Growth Hacking

How to use the private API of a mobile application

Or how to discover a private API!

Paco Villetard
19/5/17

Does the site you want to scrape also have a mobile application? It's time to take a closer look at it...

You might get a nice surprise and discover a private API.

Private APIs for mobile applications

To listen to the traffic of the application you have to stand between it and the destination server.

We're going to set up a proxy that once configured on the phone will intercept all the data sent.

Before:

Afterwards:

All phone communications will pass through the proxy hosted on our computer.

We will be able to listen to everything and even modify requests before they reach the server.

Setting up the proxy server

I personally use Burp Suite, a suite of tools to test the security of a web or mobile application.

The free version contains some limitations such as the impossibility to register a project but we can do without it very well.

Download and install the latest version of Burp Suite: https://portswigger.net/burp/

Start a new project using the default configuration. You should then find yourself in front of the Burp Suite interface with tabs for all features.

The feature we are interested in is in the proxy tab.

The proxy must be configured to listen on the right network interface. The configuration is done in the Options tab.

By default it only listens on the local address (127.0.0.1 also called localhost).

We need to add a network interface so that the proxy can be contacted throughout our local network.

In my case the IP address of my computer on my network is 192.168.1.73 the proxy must listen on this interface.

You need to add a listener on your network interface.

Two things to select: the port and the interface. For the port just enter an available network port, 8080 is the port assigned for proxies by default.

Concerning the interface you have to choose the interface that corresponds to the common network with my mobile.

Once validated, check that it is active in the "running" column. Just check/uncheck the box to activate or deactivate it.

Burp's proxy server is now operational! But if you try to configure it on your mobile you will see that all HTTPS requests fail...

This is due to the fact that by adding an intermediary between the destination server and the mobile application the certificates are no longer valid.

That's what HTTPS is all about: encrypting and certifying communications.

The solution: Import the Certification Authority (CA) of our proxy into the mobile. This will validate all certificates generated by the proxy for all :

CA installation on AndroidInstalling AC on iOSCA Installation on Windows Device

Once the certification authority is installed, you just have to configure the wifi network of your phone to use the proxy.

Once the proxy is configured on your phone, all these communications will now go through the proxy server hosted on your computer. You can intercept and modify each request before it is received by the destination server.

Test the proxy while browsing a site in HTTPS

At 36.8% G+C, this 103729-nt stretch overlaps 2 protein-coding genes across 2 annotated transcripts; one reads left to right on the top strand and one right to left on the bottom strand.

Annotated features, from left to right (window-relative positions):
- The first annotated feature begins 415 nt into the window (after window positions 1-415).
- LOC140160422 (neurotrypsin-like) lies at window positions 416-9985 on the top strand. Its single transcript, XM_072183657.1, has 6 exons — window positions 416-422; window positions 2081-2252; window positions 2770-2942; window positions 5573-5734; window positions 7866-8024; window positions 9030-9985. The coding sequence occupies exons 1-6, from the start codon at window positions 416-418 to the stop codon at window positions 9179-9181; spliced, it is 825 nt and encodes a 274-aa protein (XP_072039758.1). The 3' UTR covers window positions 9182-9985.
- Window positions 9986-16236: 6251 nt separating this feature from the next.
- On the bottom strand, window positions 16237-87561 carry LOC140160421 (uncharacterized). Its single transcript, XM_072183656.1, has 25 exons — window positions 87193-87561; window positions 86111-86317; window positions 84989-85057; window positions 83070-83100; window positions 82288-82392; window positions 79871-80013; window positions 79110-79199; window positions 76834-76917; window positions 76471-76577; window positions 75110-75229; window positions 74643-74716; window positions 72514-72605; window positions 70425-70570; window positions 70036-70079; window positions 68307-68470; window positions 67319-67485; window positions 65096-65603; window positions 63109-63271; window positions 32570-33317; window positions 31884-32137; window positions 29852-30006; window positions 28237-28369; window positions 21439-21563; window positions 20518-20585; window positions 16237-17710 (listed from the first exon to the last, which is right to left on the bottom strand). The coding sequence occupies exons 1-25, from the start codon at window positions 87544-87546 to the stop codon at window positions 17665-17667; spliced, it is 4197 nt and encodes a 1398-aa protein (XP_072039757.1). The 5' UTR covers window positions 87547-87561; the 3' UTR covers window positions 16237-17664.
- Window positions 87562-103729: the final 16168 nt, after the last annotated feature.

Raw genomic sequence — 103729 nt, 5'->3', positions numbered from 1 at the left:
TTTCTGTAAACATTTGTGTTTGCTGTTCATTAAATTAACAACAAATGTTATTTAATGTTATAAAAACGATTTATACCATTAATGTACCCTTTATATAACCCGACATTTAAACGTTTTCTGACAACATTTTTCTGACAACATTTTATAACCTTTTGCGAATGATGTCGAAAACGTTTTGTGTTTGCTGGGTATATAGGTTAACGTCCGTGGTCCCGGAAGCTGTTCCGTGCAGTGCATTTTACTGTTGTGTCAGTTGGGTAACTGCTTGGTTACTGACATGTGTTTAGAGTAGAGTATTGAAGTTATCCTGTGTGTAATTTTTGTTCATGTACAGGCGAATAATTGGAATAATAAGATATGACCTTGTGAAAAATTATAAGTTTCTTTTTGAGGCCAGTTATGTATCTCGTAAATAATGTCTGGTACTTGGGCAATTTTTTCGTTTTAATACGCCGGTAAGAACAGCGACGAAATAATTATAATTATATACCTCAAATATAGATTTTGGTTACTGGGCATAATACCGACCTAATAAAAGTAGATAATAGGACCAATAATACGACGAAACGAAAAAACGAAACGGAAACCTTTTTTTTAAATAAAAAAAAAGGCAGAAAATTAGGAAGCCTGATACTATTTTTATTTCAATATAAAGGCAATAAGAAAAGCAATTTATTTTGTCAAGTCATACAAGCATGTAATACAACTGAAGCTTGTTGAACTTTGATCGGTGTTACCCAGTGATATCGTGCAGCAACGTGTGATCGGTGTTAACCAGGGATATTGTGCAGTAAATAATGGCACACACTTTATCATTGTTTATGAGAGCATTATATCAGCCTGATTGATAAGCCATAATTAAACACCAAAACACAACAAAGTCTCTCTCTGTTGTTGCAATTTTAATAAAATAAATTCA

What if we test the proxy's correct operation by testing a default Google search in HTTPS?

In the "Intercept" tab you can view in real time all requests before they reach the server.

For each request received by the proxy you can delete it ("Drop"), it will never reach the server or send it ("Forward").

You can let all requests go through by pressing the "Intercept is on" / "Intercept is off" button.

In the HTTP History tab you have the history of all requests. A request is added to the history even if the "Intercept" option is disabled.

Here you can see my phone's queries when doing a Google search. You can simply find the query that generates the results of the autocompletion of Chrome.

By cleaning the URL as much as possible to remove all the keys we get to this clean URL that still works and gives the results of Google Suggest in a table that can be easily exploited afterwards:

https://www.google.fr/complete/search?client=chrome&gsri=chrome-mobile-ext-ansg&q=lemon

To test the queries you can use PostMan an extension for Chrome or test them directly in Burp Suite using the Repeater tool.

Right click on the request and then "Send to Repeater".

All the information of the query will be sent to the Repeater tool accessible through the tab of the same name. You will then be able to test the query by modifying a few parameters.

Scraping data from a French directory

What if we could scrape mobile directory applications more simply than their website?

The goal is to retrieve all the contact details of hairdressers in the 12th arrondissement using the application's private API.

After a first search for "Coiffeurs 75012" in the mobile application, we find several queries that are mainly used for self-completion.

And then the next query whose result is a big JSON object:

GET /directory/v1/search/hairdressers%2075012

To test the request I transfer it in the tab " Repeater " of Burp (right click on the request then " Send to Repeater ".

Notice that the query header contains a key. If we delete this header or if we modify this key the server returns a 401 Unauthorized error.

But if we keep this authentication header, the API will return the results whatever the request.

Just change the parameter in the URL to find out:

Hairdressers 15th district :

Request:

Result:

Hairdressers 10th district :

Request:

Result:

The returned JSON does not contain all the results announced at the beginning of the file.

But a parameter in JSON tells us the URL to call to get the next page.

A simple GET parameter jumpPage=X.

10 lines of Python are enough to retrieve all the pages and extract companies and their information.

Most mobile applications work with an often private API that can be used to retrieve data more easily.

Don't hesitate to test, with a bit of luck you'll find some real nuggets!

Have fun!